Lee was also responsible for the '74-'78 Mustang II, which enjoyed the same success as the Maverick. It was the right car at the right time, selling more than 1 million units in four years. The '79 Mustang was another success for Ford, thanks to Lee.

Toward the end of his 32-year career at Ford, Lee and ally Hal Sperlich again saw great potential in baby boomers who needed practical, roomy transportation. Lee and Hal went to Henry Ford II with a fresh idea: the minivan. Henry dismissed the idea as impractical.

When Lee left Ford in 1978, Hal and other talented people followed him to Chrysler, where Lee created a new-market phenomenon with the Plymouth Voyager and Dodge Caravan. Chrysler minivans remain best-sellers in a competitive market.

Before I met Lee three years ago for our exclusive interview in Mustang Monthly ("Iacocca Speaks Out," May '04, p.18), my perception of the retired auto executive was different than it is today. I saw Lee as a corporate big-shot who would never make time for a working-stiff automotive writer like me. It was the interview I never believed I'd get because I was told repeatedly by Lee and his Chrysler handlers for the better part of 20 years that he wasn't going to discuss the Mustang. In the latter part of 2004, he not only granted me the interview, he chatted with me in his home for two hours longer than planned, discussing everything from the Mustang to most of the challenges facing the world today.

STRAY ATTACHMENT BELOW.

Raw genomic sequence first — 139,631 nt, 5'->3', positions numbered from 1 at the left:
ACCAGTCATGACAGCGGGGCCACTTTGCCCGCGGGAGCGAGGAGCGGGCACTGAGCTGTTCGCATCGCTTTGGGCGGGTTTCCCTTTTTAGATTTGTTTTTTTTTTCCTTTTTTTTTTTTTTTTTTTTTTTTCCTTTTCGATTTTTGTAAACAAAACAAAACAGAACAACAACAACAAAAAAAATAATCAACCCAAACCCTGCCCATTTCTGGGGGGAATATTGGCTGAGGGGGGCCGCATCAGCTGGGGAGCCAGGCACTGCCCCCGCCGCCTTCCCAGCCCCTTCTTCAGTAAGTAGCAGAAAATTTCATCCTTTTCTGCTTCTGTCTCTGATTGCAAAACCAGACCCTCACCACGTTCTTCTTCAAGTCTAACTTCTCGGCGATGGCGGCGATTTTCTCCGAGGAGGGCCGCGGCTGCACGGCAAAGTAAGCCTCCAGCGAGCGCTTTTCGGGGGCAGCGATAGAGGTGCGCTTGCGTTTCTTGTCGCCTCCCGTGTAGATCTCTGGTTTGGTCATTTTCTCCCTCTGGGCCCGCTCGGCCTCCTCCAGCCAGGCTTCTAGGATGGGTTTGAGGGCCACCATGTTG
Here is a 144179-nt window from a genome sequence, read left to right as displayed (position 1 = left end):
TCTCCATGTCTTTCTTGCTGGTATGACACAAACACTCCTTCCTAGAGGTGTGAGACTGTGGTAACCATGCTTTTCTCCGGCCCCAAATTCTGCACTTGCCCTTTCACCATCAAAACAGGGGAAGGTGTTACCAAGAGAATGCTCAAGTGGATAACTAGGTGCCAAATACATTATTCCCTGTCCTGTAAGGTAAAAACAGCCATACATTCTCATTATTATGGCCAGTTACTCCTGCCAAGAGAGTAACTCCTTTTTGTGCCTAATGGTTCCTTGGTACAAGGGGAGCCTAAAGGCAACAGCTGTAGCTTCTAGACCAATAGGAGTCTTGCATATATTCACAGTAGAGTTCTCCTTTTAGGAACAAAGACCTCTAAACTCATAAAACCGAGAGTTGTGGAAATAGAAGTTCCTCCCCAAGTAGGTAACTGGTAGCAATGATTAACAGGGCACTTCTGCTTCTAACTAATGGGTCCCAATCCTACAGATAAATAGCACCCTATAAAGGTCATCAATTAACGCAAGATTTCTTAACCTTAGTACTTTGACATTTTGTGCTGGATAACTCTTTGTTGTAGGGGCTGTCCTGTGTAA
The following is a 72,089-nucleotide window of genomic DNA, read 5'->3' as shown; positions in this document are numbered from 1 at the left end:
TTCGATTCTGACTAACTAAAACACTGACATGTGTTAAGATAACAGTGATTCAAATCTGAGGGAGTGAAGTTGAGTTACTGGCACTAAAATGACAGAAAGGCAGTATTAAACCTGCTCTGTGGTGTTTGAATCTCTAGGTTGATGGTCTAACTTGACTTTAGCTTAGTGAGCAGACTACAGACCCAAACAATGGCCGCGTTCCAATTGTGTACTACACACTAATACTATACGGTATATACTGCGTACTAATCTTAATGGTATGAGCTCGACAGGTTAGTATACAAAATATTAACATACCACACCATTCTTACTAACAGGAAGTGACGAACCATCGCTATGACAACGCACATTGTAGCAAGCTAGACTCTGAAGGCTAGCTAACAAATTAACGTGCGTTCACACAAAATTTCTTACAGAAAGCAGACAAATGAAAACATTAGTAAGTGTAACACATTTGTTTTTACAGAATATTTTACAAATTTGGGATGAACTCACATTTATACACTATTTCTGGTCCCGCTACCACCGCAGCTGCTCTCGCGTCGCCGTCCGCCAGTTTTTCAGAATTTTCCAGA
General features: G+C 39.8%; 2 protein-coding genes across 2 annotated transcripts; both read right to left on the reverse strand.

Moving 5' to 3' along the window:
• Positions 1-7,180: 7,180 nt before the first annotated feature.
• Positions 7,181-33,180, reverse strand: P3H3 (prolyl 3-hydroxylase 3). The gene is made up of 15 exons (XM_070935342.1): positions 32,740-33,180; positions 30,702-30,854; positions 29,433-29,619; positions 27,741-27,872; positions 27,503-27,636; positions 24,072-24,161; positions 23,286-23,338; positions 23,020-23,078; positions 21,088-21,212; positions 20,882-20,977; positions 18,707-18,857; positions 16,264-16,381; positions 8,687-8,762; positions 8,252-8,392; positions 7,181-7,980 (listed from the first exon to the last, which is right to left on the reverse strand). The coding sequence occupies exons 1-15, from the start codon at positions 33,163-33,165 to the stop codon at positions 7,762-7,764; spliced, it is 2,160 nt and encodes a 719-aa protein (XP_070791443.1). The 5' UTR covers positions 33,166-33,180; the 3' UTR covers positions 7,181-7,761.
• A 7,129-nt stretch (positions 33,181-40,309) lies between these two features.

Lee remains well grounded and close to his roots as a direct descendent of Italian immigrants. He has never forgotten the value of hard work, and at 82 years old, he continues to practice these beliefs. Fame and fortune have never gone to his head, and of all the treasures he has amassed during a lifetime of successes, it's his family he holds closest.

Mary Iacocca, Lee's wife of more than 30 years, was diagnosed with Type 1 Diabetes shortly after they met in 1948. When complications from diabetes ultimately took her life in 1984, Lee took his grief and manifested it positively by launching The Iacocca Foundation.

"When Mary died of diabetes, my family and I began a journey to support innovative diabetes research nationwide," he says. "Twenty-two years and $230 million later, The Iacocca Foundation has supported amazing scientists and helped advance exciting research." He notes that he created JoinLeeNow to raise funds and kick research into high gear. Motivation came from an Iacocca-supported researcher who was the first to successfully reverse and cure Type 1 diabetes in mice. That breakthrough is a significant step toward finding a cure for Type 1 diabetes and may have potential for treating other diseases such as Lupus, Chrohn's, and Rheumatoid Arthritis.

As part of The Iacocca Foundation's fund-raising efforts, Lee lent his name to create The Lee Iacocca Award for car clubs around the world. The Lee Iacocca Award has been conceived to honor the most committed classic-car collectors and restorers around the world, as well as raise important funding for The Iacocca Foundation.

Clubs and individuals interested in supporting the research for a diabetes cure are encouraged to contact:
The Iacocca Foundation
17 Arlington St., 4th Floor
Boston, MA 02116